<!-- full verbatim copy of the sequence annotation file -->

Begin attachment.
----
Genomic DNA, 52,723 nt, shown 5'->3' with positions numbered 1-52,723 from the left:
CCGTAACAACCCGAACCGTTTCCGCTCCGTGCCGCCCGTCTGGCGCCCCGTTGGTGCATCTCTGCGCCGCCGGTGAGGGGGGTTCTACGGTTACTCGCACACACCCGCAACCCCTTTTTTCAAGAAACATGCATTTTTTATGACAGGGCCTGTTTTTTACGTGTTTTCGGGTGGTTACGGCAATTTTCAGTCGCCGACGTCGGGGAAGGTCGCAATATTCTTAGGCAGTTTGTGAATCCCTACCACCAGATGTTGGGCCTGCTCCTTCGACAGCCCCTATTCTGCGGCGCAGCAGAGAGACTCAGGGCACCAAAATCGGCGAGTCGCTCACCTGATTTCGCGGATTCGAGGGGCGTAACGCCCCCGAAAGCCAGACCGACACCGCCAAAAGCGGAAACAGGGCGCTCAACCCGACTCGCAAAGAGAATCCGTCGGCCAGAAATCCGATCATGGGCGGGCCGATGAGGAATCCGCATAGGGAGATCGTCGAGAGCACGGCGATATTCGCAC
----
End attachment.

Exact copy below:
Genomic DNA, 52,723 nt, shown 5'->3' with positions numbered 1-52,723 from the left:
CCGTAACAACCCGAACCGTTTCCGCTCCGTGCCGCCCGTCTGGCGCCCCGTTGGTGCATCTCTGCGCCGCCGGTGAGGGGGGTTCTACGGTTACTCGCACACACCCGCAACCCCTTTTTTCAAGAAACATGCATTTTTTATGACAGGGCCTGTTTTTTACGTGTTTTCGGGTGGTTACGGCAATTTTCAGTCGCCGACGTCGGGGAAGGTCGCAATATTCTTAGGCAGTTTGTGAATCCCTACCACCAGATGTTGGGCCTGCTCCTTCGACAGCCCCTATTCTGCGGCGCAGCAGAGAGACTCAGGGCACCAAAATCGGCGAGTCGCTCACCTGATTTCGCGGATTCGAGGGGCGTAACGCCCCCGAAAGCCAGACCGACACCGCCAAAAGCGGAAACAGGGCGCTCAACCCGACTCGCAAAGAGAATCCGTCGGCCAGAAATCCGATCATGGGCGGGCCGATGAGGAATCCGCATAGGGAGATCGTCGAGAGCACGGCGATATTCGCAC